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Community Reels after Resident Falls to her Death in Vancouver's Downtown Eastside

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Issue: 79 Section: Accounts Geography: West Downtown East Side

September 21, 2011

Community Reels after Resident Falls to her Death in Vancouver's Downtown Eastside

Life "more harsh" for women living in single room occupancy suites

by Dawn Paley

Mourners kneel in front of a vigil for Verna Simard in Vancouver's Downtown East Side. Photo: Dawn Paley

VANCOUVER—James Mickleson has lived in a small room on the fourth floor of the Regent Hotel for the past seven years. In that time he says he has seen 17 dead bodies in and around his building, lying in front of his door or in the alley near his home.

On Friday, Mickleson witnessed something he won't forget for a long time. He saw Verna Simard fly out of a sixth floor window and hit the sidewalk in front of the Regent, head first.

"It wasn't just seeing it, it was the noise," he said. "She screamed and then it went silent."

By the time I met with Mickleson, he hadn't slept for over 24 hours, the vision of Simard’s violent death cycling in his mind.

"It took me an hour to get the contents of her head off my shoes," he said.

Mickleson first met Simard two years ago when she moved into the hotel, renting one of the notoriously rough Single Room Occupancy (SRO) suites in the building.

"I'm going to miss Verna, cause she always knew when I got mad, when somebody was pissed off, she intervened," he said. "She always told me I should move out of here, cause I didn't fit in."

As we spoke, Mickleson sat upright in his wheelchair, tense and alert. His mood captured the sombre atmosphere on Hastings Street, during what was originally billed as a block party. As Mickelson wheeled up to a small vigil set up for Simard in front of the hotel, candles flickered, and mourners and friends laid down cigarettes and flowers.

While it isn’t known exactly what happened to Simard, who was a 50 year old Indigenous woman, many theories floated around the streets as residents participated in the fifth annual Women’s Housing March.

The only certainty seemed to be that Simard‘s death wasn’t an isolated event, but something that could only be understood in the context of extreme violence and ongoing murders of women, which have haunted the neighborhood since convicted mass murderer Robert Pickton roamed the streets.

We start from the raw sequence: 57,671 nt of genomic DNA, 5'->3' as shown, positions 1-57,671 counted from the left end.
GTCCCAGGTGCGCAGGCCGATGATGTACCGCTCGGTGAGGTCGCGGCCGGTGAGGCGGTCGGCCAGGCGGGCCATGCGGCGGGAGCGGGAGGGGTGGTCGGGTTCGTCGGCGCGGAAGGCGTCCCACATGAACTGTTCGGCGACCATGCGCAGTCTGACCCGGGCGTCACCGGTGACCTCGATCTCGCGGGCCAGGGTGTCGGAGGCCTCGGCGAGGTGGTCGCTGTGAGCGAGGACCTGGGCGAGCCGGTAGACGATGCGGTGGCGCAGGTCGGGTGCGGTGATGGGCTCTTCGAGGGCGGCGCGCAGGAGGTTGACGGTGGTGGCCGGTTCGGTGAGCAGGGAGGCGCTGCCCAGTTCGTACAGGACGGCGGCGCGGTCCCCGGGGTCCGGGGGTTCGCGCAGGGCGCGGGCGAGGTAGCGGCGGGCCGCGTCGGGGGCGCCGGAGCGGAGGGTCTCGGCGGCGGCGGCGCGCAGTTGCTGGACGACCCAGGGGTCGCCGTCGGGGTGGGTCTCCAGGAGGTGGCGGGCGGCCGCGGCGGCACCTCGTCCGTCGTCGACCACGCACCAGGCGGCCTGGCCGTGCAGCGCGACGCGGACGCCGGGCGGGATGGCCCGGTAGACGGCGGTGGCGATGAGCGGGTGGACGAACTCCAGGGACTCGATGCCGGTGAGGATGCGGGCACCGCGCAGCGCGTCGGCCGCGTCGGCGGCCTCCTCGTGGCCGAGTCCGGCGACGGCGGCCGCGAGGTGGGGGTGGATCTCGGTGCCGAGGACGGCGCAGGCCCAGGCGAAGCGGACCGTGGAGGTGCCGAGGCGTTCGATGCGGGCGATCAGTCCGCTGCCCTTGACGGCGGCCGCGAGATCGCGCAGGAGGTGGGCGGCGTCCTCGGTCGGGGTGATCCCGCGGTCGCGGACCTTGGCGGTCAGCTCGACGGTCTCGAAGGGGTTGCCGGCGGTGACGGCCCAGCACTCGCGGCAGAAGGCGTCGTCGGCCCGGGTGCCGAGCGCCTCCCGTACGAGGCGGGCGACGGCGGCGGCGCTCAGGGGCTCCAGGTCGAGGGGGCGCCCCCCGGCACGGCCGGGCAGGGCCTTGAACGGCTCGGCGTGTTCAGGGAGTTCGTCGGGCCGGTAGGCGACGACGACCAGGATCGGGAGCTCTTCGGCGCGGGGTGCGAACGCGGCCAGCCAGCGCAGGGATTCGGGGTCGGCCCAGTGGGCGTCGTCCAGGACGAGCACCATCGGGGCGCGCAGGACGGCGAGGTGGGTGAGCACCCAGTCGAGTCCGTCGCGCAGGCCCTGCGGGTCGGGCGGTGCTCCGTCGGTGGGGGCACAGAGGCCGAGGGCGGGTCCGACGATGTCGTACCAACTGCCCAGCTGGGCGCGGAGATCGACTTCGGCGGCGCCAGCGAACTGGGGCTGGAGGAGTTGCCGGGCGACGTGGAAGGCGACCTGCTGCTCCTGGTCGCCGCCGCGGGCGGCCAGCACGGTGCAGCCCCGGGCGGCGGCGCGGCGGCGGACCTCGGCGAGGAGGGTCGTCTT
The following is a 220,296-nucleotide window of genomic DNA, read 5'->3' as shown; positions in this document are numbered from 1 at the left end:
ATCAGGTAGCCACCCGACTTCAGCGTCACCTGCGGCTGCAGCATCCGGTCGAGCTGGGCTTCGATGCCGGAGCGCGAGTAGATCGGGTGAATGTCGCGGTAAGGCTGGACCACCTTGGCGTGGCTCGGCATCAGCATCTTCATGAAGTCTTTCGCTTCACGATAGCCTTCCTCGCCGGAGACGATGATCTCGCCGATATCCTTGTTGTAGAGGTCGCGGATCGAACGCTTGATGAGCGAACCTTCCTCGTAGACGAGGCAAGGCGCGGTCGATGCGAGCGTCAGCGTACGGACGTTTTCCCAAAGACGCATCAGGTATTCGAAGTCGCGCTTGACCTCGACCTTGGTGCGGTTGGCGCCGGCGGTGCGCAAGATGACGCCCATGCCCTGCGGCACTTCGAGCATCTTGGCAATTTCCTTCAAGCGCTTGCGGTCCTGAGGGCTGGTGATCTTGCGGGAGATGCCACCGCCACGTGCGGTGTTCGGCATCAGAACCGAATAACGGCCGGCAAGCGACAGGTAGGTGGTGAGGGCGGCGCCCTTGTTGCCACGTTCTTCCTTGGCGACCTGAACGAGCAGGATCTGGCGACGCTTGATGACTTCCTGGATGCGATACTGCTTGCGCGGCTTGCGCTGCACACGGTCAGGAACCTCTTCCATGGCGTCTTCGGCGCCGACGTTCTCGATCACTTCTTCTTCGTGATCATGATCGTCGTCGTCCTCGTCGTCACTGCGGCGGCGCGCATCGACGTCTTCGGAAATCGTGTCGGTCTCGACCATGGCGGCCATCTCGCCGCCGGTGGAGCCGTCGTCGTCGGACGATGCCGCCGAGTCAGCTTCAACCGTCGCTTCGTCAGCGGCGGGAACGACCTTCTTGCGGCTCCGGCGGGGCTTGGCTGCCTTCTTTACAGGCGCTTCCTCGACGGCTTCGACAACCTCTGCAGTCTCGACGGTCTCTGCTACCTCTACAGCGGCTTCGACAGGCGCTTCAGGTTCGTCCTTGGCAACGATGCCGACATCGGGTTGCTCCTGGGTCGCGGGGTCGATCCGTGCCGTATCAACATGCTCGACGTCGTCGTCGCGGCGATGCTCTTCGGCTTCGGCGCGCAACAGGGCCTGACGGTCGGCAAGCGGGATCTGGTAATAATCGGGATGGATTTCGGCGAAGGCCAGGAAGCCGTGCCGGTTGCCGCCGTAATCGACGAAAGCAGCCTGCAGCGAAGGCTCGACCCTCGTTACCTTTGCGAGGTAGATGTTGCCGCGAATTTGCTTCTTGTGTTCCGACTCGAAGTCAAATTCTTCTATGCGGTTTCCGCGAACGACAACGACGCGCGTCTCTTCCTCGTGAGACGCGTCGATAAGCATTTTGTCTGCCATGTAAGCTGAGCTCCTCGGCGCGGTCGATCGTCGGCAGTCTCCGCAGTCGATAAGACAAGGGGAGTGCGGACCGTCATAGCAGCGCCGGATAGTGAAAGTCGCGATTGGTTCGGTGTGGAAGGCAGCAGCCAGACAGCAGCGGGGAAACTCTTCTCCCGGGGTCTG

“Nothing’s changed, if anything it seems to have gotten more harsh for the women living in SROs,” said Carol Martin, a community based victim services worker with the Downtown East Side Women’s Centre. Martin was down the street at the Carnegie Centre when Simard was killed, and Saturday afternoon she was still reeling from what she had seen when she went to the Regent after hearing of Simard's death.

People were “freaked right out,” said Martin, sitting down under a small tent beside the main stage on Hastings Street, where scheduled events continued into the evening. “I was in shock, I couldn’t walk away.”

One year and one day before Martin saw Simard's body lying beside the Regent , she witnessed 22 year old Ashley Machiskinic, who was also Indigenous, fall to her death in the alley behind the same hotel.

“I witnessed her breathing her last breath,” Martin said. “A life is a life is a life, it doesn’t matter what colour you are or where you’re from. But in reality, it does.”

A disproportionate amount of missing and murdered women across Canada, including in BC and Vancouver are Indigenous women, said Martin, who also helps organize the February 14th Women's Memorial March. And every year, she says, the list gets longer.

Like many others still stunned by Simard’s death, Martin made the time to come out to the march and events on Saturday.

“They need to build housing,” said Martin. “You can’t just do a band-aid solution to problems that have roots right down to violence, death, homelessness, residential schools, child apprehension and police brutality."

Dawn Paley is a Vancouver-based journalist. This article was originally published on the Vancouver Media Co-op.

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The Dominion is a monthly paper published by an incipient network of independent journalists in Canada. It aims to provide accurate, critical coverage that is accountable to its readers and the subjects it tackles. Taking its name from Canada's official status as both a colony and a colonial force, the Dominion examines politics, culture and daily life with a view to understanding the exercise of power.

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